We approach the problem of finding a metric of constant curvature on a surface (i.e. a $C^\infty$ 2-manifold). Specifically, what we want to do is, given a surface $M$ and a metric $g_0$, show that there exists a new metric $g$ of the form $g=e^{2u}g_0$ for some $u\in C^\infty (M)$ such that $g$ has constant curvature. It is well known that if we let $K_0$ and $K$ be the curvatures associated to $g_0$ and $g$ respectively, then they must satisfy the curvature equation \begin{equation} K=(K_0-\triangle u)e^{-2u} \end{equation} or equivalently, \begin{equation} \triangle u-K_0+Ke^{2u}=0 \end{equation} where $\triangle$ stands for the Laplace-Beltrami operator associated to the original metric $g_0$. Thus, solving our problem amounts to solving the curvature equation (i.e. finding $u$) for different values of $K$. We have essentialy three cases (thanks to the Gauss-Bonnet theorem), which are $K=0$, $K=-1$, and $K=1$. The first two cases are fairly straightforward (simple solutions can be found in an article by Melvin S. Berger 1971, or the book on PDE's by Taylor), but the case when $K=1$ is more challenging. I have read solutions which use the Riemann-Roch theorem on one hand or Ricci flow on the other.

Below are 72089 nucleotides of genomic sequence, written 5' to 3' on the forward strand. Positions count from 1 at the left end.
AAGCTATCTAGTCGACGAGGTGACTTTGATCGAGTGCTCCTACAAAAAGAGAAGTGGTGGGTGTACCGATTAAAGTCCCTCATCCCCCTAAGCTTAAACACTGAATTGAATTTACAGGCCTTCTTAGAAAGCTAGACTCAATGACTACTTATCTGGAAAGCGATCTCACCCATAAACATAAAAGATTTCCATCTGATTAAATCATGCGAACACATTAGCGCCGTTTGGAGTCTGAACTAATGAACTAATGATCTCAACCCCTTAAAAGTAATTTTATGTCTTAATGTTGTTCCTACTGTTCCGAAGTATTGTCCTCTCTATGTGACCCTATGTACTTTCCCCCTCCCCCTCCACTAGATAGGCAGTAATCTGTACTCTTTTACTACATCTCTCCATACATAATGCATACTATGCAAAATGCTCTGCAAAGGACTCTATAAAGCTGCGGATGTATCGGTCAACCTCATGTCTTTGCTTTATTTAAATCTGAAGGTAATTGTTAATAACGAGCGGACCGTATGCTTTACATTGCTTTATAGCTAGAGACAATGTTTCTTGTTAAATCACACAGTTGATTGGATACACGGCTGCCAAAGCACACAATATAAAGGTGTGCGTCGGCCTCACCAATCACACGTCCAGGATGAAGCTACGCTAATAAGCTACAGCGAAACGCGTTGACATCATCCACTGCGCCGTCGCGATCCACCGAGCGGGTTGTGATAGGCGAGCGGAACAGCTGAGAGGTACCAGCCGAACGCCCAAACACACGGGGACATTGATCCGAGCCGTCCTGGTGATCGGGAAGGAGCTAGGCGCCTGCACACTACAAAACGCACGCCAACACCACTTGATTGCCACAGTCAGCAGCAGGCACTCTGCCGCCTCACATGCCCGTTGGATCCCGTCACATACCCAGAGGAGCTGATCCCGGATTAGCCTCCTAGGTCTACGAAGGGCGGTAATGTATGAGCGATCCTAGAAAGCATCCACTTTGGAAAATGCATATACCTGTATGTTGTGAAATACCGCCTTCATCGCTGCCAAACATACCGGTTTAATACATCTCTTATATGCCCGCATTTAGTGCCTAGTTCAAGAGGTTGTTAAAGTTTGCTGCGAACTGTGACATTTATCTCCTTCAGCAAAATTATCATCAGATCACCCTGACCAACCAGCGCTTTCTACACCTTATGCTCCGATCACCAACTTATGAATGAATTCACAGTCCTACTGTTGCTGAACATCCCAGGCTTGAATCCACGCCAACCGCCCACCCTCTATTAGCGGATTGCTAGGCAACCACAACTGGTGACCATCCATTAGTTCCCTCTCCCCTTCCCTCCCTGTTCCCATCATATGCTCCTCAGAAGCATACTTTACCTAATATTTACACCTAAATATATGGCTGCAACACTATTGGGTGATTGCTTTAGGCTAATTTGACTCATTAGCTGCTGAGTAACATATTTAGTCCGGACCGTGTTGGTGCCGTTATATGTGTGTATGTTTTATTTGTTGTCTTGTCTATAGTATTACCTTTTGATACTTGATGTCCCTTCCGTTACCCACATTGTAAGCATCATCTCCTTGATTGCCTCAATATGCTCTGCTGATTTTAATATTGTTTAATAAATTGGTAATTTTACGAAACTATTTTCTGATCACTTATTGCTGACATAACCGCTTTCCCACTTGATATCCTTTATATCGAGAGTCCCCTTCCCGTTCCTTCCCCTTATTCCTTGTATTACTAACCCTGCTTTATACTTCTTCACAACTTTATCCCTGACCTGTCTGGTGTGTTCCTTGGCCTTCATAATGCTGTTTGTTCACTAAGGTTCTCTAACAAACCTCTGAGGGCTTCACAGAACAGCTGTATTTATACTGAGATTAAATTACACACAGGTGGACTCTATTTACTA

The question is: is there any other way to find a solution to the curvature equation (in the case $K=1$)? The reason I want to know this is because I am writing my thesis and I would like to give the simplest proof of this result to make it more accessible. Thanks!